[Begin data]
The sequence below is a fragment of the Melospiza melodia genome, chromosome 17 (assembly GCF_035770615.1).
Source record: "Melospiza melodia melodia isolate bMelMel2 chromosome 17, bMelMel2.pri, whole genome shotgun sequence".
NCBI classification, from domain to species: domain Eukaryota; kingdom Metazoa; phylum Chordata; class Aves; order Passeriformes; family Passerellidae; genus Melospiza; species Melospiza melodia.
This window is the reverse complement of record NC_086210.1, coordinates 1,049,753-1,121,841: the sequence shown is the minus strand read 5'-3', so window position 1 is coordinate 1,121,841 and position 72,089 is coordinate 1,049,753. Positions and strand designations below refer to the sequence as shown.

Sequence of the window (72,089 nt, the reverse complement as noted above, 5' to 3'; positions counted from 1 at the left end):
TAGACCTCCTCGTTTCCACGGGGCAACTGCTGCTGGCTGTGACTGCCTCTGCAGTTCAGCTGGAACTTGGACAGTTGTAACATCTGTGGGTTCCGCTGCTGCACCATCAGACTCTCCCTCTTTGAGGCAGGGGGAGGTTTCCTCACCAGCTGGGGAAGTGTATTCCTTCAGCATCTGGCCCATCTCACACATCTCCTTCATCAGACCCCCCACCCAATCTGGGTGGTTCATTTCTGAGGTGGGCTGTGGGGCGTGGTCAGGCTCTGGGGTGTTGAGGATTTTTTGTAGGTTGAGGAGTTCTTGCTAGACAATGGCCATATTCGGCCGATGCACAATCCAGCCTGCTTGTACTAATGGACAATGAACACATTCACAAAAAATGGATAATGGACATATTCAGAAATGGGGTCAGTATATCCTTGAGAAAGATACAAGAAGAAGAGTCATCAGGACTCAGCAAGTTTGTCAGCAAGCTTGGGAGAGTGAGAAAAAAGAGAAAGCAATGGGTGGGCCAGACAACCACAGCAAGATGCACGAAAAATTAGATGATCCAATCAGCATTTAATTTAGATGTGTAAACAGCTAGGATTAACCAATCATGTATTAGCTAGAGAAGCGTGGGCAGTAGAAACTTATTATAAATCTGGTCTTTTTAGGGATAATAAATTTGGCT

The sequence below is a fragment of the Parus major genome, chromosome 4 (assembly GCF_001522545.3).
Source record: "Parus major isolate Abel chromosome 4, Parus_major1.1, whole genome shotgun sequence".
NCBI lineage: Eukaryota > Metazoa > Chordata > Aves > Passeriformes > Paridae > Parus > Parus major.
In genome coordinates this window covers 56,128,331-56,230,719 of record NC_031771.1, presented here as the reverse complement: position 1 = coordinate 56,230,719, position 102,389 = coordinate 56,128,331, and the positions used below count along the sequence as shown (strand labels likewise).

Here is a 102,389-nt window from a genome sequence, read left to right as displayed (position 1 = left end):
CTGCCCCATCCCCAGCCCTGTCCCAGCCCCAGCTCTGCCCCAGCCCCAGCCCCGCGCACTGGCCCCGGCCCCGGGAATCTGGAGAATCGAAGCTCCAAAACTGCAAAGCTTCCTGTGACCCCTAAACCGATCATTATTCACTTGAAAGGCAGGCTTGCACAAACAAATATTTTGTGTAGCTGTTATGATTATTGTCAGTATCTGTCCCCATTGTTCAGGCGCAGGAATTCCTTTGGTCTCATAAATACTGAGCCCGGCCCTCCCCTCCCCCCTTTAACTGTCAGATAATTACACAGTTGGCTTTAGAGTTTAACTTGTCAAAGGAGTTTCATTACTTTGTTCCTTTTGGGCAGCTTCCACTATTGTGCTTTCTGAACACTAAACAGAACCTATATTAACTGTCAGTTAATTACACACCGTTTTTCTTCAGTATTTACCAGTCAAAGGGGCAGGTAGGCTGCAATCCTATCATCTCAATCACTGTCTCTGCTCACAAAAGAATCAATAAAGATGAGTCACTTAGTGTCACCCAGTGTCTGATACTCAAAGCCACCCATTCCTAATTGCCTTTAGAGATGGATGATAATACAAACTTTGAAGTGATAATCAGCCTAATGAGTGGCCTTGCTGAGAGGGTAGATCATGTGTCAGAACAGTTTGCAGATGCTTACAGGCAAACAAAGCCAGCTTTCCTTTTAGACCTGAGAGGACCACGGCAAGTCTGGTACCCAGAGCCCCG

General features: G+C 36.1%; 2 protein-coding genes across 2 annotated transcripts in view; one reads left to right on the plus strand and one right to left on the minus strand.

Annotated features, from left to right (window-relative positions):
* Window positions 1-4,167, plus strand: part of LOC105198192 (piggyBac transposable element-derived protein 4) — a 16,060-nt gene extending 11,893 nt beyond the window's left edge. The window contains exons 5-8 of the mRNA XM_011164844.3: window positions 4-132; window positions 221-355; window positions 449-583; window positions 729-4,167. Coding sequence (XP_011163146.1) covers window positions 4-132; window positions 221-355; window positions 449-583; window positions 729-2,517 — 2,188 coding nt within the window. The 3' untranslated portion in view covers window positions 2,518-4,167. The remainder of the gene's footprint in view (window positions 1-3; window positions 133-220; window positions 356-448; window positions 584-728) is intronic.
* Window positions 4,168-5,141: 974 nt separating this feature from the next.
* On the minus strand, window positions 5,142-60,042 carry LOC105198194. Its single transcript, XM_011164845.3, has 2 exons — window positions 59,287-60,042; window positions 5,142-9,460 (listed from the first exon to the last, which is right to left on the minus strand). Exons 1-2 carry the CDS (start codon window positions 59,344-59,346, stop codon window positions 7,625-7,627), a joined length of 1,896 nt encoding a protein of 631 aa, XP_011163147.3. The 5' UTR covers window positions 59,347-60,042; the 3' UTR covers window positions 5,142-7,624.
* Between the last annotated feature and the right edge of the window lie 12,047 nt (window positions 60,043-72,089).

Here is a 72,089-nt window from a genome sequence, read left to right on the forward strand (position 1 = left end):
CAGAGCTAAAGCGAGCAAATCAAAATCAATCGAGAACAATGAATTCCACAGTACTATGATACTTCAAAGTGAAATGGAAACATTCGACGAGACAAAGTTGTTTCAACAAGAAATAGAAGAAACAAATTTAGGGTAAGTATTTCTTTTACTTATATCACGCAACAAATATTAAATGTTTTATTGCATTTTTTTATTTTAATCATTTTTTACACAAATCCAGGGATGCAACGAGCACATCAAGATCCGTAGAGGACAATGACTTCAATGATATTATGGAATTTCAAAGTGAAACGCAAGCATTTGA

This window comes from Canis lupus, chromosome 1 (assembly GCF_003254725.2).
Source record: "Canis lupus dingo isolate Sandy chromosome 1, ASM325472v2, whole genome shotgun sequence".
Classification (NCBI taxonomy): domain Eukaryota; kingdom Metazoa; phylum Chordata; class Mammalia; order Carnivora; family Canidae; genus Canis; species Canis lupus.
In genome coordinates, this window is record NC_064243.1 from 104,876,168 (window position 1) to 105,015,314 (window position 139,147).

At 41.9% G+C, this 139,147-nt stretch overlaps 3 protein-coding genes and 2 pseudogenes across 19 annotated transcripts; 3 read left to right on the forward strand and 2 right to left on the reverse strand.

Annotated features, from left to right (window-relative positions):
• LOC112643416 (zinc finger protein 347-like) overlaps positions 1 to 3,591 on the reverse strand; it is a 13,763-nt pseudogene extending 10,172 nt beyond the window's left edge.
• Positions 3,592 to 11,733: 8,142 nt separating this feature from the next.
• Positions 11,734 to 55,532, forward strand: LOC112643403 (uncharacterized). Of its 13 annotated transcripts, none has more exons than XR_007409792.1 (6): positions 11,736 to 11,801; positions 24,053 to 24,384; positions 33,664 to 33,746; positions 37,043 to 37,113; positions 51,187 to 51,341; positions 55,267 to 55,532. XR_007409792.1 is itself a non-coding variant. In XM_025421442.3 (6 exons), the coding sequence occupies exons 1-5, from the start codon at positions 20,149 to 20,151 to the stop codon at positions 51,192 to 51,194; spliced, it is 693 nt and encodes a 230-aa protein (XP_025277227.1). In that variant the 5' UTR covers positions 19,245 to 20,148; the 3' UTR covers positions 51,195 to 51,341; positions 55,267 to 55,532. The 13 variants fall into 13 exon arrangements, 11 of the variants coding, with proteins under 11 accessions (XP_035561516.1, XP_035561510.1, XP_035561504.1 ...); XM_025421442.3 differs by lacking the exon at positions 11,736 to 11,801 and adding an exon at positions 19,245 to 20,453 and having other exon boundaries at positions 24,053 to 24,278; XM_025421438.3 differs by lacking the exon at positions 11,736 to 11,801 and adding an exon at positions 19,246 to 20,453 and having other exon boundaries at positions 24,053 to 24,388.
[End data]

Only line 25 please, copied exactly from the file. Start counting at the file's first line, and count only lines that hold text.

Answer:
At 41.9% G+C, this 139,147-nt stretch overlaps 3 protein-coding genes and 2 pseudogenes across 19 annotated transcripts; 3 read left to right on the forward strand and 2 right to left on the reverse strand.